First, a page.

Stories from the November 2018 earthquake
On November 30, 2018, Sonya Senkowsky and Chris Floyd began their Friday morning as usual in their mountainside home in Eagle River. Senkowsky, a writer and communications consultant who had dialed back her career after cancer treatment six years earlier, had just started working for herself from home again. At 8:29 a.m., she was walking down her hallway when a strong jolt hit. Senkowsky braced herself near a doorway, cringing at all the crashing. The power cut out, plunging the house into darkness. Floyd was in another room; they shouted to each other, “You okay? You okay?”
Life in Earthquake Country
When the shaking subsided a half minute later, Senkowsky used her phone as a flashlight to look around. Dishes lay in pieces on the kitchen floor. A china cabinet secured to the dining room wall had opened, but most of its contents remained in place. A large wood and metal halibut sculpture Floyd had designed had crashed face down from its high perch, gouging a dent where it landed. From the top of the floor-to-ceiling stone chimney, a 30-pound rock had jarred loose and tumbled to rest in the middle of the room.
With the electricity out, the house quickly began to cool. Before lighting a fire in the fireplace, Floyd went outside to inspect the chimney, but it had pulled apart, with several concrete blocks dislodged, including one smashed to pieces outside the back door. Conspicuous cracks stair-stepped down the remaining chimney which had visibly separated from the house, admitting cold air. It was the start of a months-long journey with contractors and bureaucrats, amid scores of aftershocks that rattled homes and psyches across southcentral Alaska.
USGS geologist Rob Witter moved to Anchorage in 2010 partly to be near the seismic events he loves to study. Alaska is prime earthquake country, shaken, rattled, and rolled by more quakes than the rest of the United States combined.
Driving to work that November morning, Witter “was in an old Subaru with dubious shocks, on a bumpy, snowy road,” he recalls. Rather than feeling it, his sensation of the earthquake was visual—he saw snow falling from the trees. When snow dropped from swaying power and telephone lines, he realized what was happening. “Once I saw that, I knew it was an earthquake,” Witter says. He’d seen the arrival of two different kinds of seismic waves traveling outward from a ruptured fault at different speeds, first rattling snowy trees, then swaying snowy power lines. Pulling over, Witter rang his USGS colleague, Peter Haeussler. The two spent a long day on their phones and computers, talking with emergency management officials, conferring with colleagues from Fairbanks to California, piecing together what had happened and making plans to learn more.
The verdict: a magnitude 7.1 earthquake (M7.1), located 10 miles north of Anchorage and 27 miles deep, characterized by a strong initial shock, followed by shuddering shakes that rose and fell for 30 seconds or more. It was the strongest shaking in Anchorage since 1964, followed six minutes later by an M5.7 aftershock. Over 80 aftershocks were recorded that day, including three greater than M5.0.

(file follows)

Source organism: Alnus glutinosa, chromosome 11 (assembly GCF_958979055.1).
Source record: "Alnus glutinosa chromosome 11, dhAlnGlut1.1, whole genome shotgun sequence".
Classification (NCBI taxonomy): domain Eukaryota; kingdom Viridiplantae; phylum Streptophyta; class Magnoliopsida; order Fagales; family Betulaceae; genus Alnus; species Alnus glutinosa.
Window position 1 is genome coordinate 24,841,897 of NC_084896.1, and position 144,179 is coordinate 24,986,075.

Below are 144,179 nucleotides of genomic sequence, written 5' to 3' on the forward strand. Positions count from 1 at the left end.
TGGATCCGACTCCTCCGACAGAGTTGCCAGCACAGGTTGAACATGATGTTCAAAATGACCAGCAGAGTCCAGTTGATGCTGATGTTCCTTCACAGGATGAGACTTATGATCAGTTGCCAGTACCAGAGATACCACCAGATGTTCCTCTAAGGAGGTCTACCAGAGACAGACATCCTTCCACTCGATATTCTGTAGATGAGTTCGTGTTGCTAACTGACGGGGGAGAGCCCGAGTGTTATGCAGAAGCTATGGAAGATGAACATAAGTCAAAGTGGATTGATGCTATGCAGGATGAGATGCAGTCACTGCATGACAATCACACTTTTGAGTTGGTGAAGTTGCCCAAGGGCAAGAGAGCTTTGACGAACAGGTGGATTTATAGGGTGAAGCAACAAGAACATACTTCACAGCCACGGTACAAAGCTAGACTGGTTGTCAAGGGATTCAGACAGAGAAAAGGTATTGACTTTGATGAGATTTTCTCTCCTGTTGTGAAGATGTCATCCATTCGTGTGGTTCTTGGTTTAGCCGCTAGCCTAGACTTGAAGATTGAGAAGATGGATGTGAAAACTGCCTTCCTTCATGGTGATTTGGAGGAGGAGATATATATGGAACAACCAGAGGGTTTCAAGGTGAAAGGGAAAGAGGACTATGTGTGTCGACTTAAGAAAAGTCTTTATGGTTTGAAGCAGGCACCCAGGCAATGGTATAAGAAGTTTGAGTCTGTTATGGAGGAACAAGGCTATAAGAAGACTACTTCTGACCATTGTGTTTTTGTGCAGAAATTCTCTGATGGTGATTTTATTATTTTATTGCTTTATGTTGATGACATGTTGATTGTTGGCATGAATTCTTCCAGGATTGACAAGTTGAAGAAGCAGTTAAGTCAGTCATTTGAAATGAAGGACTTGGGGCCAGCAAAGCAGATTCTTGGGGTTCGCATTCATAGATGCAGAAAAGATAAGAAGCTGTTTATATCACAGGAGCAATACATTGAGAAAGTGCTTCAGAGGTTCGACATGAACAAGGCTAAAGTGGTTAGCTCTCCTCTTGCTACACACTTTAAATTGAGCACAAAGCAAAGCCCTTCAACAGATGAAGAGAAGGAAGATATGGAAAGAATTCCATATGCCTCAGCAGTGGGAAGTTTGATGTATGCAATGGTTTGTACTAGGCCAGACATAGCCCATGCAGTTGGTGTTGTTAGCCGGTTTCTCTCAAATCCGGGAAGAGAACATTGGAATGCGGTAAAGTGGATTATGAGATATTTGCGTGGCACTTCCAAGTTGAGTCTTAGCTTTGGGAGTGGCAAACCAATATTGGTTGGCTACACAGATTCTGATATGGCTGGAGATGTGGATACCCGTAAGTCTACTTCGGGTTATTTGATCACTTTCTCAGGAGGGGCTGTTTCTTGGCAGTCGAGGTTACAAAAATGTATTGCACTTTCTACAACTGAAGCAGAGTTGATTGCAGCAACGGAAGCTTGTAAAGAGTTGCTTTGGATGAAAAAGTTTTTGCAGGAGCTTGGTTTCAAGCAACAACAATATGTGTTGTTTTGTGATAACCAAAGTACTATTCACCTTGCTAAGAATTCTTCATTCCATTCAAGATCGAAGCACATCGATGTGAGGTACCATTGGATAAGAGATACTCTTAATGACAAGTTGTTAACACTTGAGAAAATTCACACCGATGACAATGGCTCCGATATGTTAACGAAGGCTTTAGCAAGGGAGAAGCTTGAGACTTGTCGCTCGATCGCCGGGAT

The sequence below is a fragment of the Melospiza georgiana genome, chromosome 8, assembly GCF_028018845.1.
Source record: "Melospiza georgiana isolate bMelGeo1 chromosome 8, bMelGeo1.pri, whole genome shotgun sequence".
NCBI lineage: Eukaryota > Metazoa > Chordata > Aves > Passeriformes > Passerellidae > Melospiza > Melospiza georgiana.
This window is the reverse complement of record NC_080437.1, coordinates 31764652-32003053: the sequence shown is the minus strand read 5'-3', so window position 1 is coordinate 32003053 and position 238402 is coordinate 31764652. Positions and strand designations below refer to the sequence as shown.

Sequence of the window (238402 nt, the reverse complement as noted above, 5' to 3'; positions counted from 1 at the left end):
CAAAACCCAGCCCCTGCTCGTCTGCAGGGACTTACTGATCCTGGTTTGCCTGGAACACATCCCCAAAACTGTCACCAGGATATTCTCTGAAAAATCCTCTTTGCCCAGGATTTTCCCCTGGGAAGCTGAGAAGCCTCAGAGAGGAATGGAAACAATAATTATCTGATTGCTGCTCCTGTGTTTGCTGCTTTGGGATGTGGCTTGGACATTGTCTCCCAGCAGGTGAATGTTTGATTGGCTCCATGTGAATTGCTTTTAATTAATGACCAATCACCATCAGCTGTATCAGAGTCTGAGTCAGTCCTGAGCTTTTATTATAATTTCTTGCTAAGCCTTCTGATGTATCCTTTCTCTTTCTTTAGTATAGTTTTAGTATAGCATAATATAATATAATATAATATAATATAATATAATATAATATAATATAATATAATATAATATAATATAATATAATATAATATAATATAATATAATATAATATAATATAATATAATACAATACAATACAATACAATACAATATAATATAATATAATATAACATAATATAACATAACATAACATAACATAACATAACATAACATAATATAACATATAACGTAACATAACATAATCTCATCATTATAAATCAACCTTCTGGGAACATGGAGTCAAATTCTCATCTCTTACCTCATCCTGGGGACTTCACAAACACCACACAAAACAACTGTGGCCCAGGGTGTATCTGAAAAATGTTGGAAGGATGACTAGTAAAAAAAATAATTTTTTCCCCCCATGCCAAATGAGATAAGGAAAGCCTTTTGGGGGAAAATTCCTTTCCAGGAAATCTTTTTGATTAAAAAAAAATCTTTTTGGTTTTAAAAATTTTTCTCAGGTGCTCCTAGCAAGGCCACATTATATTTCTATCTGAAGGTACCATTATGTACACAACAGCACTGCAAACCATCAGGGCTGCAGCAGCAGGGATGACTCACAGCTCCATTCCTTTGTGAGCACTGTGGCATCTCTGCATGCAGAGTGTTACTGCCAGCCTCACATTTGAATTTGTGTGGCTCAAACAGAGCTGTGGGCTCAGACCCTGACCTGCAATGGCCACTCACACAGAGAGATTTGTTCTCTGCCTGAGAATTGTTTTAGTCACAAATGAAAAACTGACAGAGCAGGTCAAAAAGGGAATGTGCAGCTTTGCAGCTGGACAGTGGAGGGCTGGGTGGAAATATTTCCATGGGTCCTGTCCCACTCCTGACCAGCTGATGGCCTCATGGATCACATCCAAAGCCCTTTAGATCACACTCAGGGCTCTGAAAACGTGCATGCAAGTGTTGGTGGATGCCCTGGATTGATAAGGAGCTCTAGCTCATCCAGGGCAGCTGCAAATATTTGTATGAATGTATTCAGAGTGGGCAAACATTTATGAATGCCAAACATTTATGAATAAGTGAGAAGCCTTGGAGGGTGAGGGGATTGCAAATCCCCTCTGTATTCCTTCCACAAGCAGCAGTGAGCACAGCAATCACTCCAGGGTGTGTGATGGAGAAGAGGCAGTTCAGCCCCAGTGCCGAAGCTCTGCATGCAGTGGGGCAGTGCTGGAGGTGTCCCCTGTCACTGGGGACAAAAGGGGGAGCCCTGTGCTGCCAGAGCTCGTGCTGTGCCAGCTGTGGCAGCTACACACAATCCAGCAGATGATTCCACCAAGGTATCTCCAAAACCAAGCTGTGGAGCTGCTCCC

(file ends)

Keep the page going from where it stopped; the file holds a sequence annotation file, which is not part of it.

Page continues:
Ross Noffsinger’s office in Building Safety Division headquarters has one chair, beyond reach of his computer. Noffsinger prefers to stand at a tall table with two flat-screen monitors that scroll family scenes of camping, hiking, and skiing when his computer is between tasks.
The day of the quake, Noffsinger was Acting Building Safety officer for Anchorage. “I was here in my office at 8:29 a.m. I stood here and held onto these things,” he says, a hand on each monitor, “because I knew I needed my computer operational.” After the shaking, Noffsinger texted his family. His two daughters at Service High School both answered quickly; they were fine.
Finding only minor issues in his own building, Noffsinger dispatched inspectors to see how the city had fared. “By 11 a.m., we had teams on the street with a list of essential facilities. We focused on critical municipal buildings that first day. The hospitals had engineers on retainer, looking at their facilities. The school district hired private inspectors, plus they had their own maintenance staffs. We quickly figured out that we had fared pretty well. You know, no major collapses. So we were happy about that.”
Of course, less catastrophic problems did abound—pipe breaks, heating and cooling systems, hot water. Over the next few days, a massive effort ensued in the Anchorage area to repair infrastructure and clean up water damage. A link on the city’s website let people ask for damage assessments. More than 3,000 requests came in.
Other infrastructure besides homes and buildings suffered harm. Tom Sulczynski and Bekah Taylor were driving to the Anchorage airport when things went weird. Climbing the northbound off-ramp from Minnesota Drive to International Airport Road, Sulczynski thought he had a flat. Then maybe a broken axle. The car was riding waves up and down when the pavement broke apart. When it was over, Sulczynski’s car rested on an intact block of pavement, well below the surrounding roadway. The couple were unhurt, and the car was towed the next day, but not before photos of the stranded red GMC had gone viral, an icon of the November 30 quake.